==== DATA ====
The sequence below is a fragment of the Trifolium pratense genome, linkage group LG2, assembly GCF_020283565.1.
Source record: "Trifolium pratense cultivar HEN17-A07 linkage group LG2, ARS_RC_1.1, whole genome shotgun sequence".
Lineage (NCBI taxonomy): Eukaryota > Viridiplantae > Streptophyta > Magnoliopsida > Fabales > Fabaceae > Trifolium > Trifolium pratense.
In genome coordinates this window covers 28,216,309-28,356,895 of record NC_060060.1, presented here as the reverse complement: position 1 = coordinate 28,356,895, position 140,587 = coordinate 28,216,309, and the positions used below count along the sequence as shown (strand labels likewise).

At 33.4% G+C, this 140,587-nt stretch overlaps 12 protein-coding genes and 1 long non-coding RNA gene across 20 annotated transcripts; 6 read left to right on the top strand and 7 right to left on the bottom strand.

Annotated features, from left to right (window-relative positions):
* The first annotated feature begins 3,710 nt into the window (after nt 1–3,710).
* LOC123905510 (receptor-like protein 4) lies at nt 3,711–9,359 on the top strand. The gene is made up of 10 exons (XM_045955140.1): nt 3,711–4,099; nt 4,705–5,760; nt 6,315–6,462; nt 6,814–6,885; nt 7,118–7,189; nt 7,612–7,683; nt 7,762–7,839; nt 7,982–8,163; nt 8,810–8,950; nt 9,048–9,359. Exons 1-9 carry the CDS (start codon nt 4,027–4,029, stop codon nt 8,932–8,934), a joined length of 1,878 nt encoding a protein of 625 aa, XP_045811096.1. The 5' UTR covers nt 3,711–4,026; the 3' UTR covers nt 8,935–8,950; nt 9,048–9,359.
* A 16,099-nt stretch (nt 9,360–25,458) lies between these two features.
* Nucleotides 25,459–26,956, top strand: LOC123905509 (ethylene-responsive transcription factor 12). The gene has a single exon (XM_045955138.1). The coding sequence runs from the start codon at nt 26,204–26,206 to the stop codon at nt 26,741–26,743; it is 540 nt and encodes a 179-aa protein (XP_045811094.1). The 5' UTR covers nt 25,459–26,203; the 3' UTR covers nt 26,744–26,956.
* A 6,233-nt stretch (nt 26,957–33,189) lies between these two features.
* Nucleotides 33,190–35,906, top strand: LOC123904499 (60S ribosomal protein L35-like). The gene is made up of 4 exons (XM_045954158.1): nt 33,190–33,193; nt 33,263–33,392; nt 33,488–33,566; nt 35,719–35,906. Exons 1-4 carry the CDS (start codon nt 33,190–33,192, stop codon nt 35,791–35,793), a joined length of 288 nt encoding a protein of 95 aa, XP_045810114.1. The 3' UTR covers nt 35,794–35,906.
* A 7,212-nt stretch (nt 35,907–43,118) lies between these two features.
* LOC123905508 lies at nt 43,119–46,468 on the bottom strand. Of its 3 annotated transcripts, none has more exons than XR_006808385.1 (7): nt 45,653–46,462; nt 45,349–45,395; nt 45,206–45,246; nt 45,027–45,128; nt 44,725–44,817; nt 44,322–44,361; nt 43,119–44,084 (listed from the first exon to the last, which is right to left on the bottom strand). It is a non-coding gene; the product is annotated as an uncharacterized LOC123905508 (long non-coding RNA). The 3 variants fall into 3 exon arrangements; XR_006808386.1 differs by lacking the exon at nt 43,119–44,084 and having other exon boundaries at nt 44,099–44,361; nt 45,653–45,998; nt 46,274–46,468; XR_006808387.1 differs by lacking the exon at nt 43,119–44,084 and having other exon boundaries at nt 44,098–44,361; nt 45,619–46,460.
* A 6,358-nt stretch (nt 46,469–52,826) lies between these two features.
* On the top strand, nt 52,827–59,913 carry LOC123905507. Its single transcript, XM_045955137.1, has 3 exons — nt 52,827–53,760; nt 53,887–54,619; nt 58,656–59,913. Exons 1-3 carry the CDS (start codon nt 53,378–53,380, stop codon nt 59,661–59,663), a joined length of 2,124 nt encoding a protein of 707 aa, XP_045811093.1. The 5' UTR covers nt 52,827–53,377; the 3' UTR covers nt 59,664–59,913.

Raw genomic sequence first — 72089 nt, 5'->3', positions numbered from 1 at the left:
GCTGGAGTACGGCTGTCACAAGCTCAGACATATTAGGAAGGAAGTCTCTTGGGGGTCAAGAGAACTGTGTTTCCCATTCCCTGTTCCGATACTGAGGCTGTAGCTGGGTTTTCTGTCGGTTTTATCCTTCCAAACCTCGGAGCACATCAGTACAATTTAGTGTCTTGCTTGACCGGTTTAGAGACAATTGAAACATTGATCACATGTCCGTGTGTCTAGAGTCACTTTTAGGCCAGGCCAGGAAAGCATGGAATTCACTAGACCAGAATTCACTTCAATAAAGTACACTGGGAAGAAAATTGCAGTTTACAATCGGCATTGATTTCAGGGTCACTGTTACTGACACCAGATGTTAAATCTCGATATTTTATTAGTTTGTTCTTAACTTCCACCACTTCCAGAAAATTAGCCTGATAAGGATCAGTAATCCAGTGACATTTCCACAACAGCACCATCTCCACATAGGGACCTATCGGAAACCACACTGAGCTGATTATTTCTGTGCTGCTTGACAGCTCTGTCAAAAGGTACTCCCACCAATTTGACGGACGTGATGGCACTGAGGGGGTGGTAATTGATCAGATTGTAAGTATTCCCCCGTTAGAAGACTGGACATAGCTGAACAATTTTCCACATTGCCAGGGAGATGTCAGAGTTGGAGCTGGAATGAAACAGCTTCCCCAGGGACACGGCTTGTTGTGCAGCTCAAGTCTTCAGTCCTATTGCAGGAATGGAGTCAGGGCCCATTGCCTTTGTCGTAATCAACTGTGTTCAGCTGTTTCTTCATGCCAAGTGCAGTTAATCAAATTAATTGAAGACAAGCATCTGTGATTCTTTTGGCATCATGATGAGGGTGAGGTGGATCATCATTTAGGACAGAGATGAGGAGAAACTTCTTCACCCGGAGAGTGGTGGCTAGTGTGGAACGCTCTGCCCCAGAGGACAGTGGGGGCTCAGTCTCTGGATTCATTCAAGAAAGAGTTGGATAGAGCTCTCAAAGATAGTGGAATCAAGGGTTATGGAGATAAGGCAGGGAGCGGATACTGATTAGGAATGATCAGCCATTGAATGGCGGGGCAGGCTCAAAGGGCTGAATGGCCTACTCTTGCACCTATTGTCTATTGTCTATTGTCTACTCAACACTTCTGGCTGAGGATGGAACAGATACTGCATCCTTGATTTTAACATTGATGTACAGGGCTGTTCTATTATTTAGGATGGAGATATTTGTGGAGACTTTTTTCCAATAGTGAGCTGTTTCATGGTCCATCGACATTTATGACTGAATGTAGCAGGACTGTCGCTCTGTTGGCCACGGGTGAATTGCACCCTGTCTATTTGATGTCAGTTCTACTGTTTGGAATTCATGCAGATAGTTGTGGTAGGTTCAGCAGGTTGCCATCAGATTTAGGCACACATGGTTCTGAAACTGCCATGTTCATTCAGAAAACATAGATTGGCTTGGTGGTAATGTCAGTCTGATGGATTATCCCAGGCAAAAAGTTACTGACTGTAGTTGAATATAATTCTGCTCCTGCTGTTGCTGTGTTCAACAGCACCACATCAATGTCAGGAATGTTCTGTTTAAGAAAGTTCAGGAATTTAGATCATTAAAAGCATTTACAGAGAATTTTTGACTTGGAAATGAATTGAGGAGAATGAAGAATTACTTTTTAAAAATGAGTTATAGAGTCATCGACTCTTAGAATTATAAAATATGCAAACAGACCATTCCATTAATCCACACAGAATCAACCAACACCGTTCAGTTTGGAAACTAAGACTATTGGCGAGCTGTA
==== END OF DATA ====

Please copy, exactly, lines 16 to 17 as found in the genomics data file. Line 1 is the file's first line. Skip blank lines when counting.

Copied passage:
* On the top strand, nt 52,827–59,913 carry LOC123905507. Its single transcript, XM_045955137.1, has 3 exons — nt 52,827–53,760; nt 53,887–54,619; nt 58,656–59,913. Exons 1-3 carry the CDS (start codon nt 53,378–53,380, stop codon nt 59,661–59,663), a joined length of 2,124 nt encoding a protein of 707 aa, XP_045811093.1. The 5' UTR covers nt 52,827–53,377; the 3' UTR covers nt 59,664–59,913.

Raw genomic sequence first — 72089 nt, 5'->3', positions numbered from 1 at the left: